However, Australia have come out on top in the previous two T20Is between the nations.

England's T20 captain Eoin Morgan says the Yorkshire racism scandal is as "serious and relevant" to the squad as any of their playing achievements.

An independent report into Azeem Rafiq's allegations of institutional racism at Yorkshire upheld that the spinner had been a victim of "racial harassment and bullying".

The county has been punished, with the England and Wales Cricket Board (ECB) suspending Yorkshire from hosting international and major matches, while sponsors such as Emerald and Nike have withdrawn from agreements.

Roger Hutton resigned as Yorkshire chairman, with his replacement – Lord Patel – offering Rafiq an unreserved apology on Monday.

Gary Ballance has also been indefinitely suspended from international selection after the batsman – who has not played for England since 2017 – admitted he was responsible for some of the offensive and inappropriate language Rafiq was subjected to when they were Yorkshire team-mates.

Morgan, whose side are preparing for a T20 World Cup semi-final against New Zealand, revealed England's players have discussed the matter, and are committed to using their platform to end discrimination within the sport.

"We definitely don't shelter anything that's going on, particularly things as serious and as relevant to our squad as anything that we've ever done, really," Morgan told reporters.

"We talk about discrimination quite a lot because in our group there is a lot of diversity.

"After winning the 2019 World Cup and becoming a more formidable side with a bigger platform, that has allowed us to feel comfortable enough to continue to tell our different stories."

Morgan also outlined how important it is for his players to act as role models for future generations.

"We feel comfortable within our own skin to play great cricket on the field but also to be really strong role models," he added.

"With what's going on in Yorkshire, we've continued to chat about things and how it might affect younger generations.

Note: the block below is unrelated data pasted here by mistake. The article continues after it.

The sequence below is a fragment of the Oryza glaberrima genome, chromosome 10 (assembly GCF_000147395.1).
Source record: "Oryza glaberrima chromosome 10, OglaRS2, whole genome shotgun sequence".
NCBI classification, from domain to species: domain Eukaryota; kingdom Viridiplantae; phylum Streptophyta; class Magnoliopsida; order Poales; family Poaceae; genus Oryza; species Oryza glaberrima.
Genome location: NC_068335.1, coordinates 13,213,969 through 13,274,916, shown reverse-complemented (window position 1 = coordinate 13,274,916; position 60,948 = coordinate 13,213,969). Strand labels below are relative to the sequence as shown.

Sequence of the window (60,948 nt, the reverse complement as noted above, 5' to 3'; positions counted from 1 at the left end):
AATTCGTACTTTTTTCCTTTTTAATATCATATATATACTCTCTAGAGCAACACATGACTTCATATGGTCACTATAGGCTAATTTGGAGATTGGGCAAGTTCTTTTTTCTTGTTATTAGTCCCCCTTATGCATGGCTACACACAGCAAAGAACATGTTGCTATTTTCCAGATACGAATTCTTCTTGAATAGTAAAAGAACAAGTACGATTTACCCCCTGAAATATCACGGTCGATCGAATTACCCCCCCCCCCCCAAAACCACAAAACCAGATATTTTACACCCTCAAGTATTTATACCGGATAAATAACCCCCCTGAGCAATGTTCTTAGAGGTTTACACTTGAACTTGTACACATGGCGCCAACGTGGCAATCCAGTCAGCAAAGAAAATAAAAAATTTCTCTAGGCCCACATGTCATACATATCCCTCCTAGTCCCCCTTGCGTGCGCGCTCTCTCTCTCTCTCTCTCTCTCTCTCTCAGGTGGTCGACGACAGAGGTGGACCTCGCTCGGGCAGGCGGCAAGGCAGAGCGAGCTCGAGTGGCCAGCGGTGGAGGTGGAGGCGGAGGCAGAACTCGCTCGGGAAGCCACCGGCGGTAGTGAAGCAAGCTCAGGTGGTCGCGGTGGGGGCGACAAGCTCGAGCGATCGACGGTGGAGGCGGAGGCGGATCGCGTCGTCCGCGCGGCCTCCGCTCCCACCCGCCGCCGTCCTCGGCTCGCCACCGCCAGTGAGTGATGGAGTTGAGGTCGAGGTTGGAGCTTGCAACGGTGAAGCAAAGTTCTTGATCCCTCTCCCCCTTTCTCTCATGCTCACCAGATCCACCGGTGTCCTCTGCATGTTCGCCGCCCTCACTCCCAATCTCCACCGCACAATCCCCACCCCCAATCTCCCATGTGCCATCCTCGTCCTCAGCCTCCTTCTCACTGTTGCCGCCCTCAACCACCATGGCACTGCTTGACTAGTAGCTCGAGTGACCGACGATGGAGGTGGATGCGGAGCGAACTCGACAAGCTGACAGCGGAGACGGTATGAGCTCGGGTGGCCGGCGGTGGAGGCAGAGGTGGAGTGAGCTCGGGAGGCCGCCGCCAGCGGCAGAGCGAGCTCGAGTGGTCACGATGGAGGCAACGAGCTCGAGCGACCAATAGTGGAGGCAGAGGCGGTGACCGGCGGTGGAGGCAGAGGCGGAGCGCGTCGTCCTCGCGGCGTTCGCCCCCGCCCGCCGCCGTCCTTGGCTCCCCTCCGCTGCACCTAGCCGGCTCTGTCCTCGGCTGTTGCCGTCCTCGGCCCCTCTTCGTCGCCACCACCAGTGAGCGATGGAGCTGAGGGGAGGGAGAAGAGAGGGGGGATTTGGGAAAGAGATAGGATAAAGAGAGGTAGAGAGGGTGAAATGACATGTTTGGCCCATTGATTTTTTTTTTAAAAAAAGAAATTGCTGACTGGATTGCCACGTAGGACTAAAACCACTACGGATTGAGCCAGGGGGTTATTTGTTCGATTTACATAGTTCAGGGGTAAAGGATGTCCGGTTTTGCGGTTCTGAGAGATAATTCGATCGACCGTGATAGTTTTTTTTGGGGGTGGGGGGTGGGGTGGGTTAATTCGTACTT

"Being at the forefront of change both on and off the field for us is not always easy. Particularly at the beginning.

"We're at one of those stages right now for Yorkshire, and within the group we talk about seeing the bigger picture down the line and the huge benefits we will see coming into that county.

"We all want to be able to share our dream that we've dreamt about for so long as kids and have been so looking to live that dream. We want young kids to be able to picture that but also picture a pathway to be able to achieve it.

"So the things we do during this World Cup and beyond are very important."

Eoin Morgan says it would be a "hell of an achievement" for injury-hit England to beat New Zealand and reach the T20 World Cup final.

England and the Black Caps do battle at Zayed Cricket Stadium on Wednesday in a repeat of the 50-over World Cup final in 2019, when Morgan's side were crowned champions in the most dramatic fashion at Lord's.

Jason Roy has joined Tymal Mills on an injury list that already included Jofra Archer, Sam Curran and Ben Stokes.

England have won three of their past four T20 World Cup matches against New Zealand, one of those coming in a semi-final five years ago.

Captain Morgan says it would be a huge feat if they could defeat Kane Williamson's side once again in Abu Dhabi to set up a showdown with Pakistan or Australia.